Free Justice: A History of the Public Defender in Twentieth-Century America

Univ. of North Carolina. Jun. 2020. 286p. ISBN 9781469661650. pap. $26.95. law
Public defenders now form part of the American way of life, having grown roots in the nation’s legal culture as central to the daily operations of its criminal courts, argues Mayeux (law, Vanderbilt Univ.). How their publicly funded legal assistance became commonplace is what she seeks to explain with insights into the contested meanings of democracy and liberalism. The story is one of change over time, in not only American legal culture but national identity as elite lawyers, especially during the 1950s–70s, reshaped public opinion. The U.S. Supreme Court’s 1963 decision in Gideon v. Wainwright, establishing criminal defendants’ constitutional right to court-appointed defense counsel, marked a watershed moment in the current of beliefs and values communicating how the nation should ideally think of itself in relation to its justice system. The shift was neither instant nor easy, Mayeux demonstrates. Persistently contested, the concept of public legal assistance succeeded to the degree it has in large part because of periodic redefinition of the project and its goals, she concludes.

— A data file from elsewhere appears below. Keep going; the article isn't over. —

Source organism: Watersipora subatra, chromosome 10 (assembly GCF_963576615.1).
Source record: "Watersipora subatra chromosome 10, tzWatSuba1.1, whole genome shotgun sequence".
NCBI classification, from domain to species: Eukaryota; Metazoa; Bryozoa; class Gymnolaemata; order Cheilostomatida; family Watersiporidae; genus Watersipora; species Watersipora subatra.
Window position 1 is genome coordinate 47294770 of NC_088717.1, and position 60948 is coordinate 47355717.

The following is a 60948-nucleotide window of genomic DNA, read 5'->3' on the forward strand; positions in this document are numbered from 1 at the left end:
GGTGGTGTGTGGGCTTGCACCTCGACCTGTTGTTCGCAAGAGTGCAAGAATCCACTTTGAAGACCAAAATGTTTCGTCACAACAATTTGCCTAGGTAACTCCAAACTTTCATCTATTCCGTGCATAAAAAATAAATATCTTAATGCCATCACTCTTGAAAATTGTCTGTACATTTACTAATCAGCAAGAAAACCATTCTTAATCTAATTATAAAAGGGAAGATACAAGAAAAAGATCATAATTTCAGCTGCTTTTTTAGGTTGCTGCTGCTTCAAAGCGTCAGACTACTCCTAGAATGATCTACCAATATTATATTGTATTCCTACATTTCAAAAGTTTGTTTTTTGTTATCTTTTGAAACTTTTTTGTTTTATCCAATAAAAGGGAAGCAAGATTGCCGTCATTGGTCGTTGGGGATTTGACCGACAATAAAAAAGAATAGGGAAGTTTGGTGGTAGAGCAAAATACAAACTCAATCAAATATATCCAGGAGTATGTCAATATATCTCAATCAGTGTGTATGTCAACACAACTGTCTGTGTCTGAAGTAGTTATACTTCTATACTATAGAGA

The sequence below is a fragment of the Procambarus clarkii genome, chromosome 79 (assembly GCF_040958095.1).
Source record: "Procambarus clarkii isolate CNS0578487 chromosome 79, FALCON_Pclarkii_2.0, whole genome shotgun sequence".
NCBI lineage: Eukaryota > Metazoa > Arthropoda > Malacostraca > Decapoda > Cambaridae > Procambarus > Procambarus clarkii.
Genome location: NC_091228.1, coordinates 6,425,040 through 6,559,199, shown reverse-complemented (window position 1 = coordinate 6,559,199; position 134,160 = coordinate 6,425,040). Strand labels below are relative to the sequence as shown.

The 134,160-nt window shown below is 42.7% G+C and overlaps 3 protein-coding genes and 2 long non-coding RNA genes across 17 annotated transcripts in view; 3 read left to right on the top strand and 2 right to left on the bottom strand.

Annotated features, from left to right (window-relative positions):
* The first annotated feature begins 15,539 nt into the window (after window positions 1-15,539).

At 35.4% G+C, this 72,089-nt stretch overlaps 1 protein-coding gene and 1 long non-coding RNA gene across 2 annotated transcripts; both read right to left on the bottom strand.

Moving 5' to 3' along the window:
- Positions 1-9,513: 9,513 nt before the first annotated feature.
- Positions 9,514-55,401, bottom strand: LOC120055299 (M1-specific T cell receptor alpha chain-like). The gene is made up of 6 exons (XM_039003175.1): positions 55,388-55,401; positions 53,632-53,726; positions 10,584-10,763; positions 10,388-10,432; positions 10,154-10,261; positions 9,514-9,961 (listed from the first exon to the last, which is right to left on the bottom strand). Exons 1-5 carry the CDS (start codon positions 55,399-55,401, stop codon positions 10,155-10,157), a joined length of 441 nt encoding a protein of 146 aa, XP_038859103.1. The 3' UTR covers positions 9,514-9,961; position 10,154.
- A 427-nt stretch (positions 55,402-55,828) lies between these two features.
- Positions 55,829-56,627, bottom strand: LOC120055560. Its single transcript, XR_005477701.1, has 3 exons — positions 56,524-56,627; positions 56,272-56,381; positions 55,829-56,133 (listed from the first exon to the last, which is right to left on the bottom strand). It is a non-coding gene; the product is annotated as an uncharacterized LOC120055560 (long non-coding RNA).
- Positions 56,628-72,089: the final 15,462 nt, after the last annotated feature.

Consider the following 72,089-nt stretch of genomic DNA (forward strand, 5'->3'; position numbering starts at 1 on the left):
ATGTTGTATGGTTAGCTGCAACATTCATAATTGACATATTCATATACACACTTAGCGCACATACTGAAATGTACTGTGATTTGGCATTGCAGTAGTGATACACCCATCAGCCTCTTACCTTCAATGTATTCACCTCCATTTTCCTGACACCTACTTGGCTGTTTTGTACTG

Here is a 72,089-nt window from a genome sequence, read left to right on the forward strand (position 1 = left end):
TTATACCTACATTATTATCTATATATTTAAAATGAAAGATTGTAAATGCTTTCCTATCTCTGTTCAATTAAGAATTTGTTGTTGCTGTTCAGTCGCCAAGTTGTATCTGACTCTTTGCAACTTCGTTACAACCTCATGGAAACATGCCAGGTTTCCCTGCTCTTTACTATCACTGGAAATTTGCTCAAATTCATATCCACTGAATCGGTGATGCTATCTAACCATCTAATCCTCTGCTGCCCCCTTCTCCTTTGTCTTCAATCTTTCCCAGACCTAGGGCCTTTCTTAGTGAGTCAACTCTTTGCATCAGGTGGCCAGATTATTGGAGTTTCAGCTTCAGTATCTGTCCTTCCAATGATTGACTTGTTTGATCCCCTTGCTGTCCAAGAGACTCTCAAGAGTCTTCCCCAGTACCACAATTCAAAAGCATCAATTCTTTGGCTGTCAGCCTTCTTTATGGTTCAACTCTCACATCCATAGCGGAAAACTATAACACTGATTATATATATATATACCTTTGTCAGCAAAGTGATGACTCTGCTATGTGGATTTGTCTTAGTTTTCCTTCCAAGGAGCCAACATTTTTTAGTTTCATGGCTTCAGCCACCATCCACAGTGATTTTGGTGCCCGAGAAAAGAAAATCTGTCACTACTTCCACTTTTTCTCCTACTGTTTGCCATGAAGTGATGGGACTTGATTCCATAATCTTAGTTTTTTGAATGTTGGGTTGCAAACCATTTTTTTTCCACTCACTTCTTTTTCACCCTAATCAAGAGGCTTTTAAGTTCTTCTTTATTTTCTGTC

VERDICT This foray into the ideas that shape and sustain U.S. law and society offers significant inroads for readers interested in the progress and pitfalls of the U.S. criminal justice system, and how incidental and intentional actions affect historical developments.
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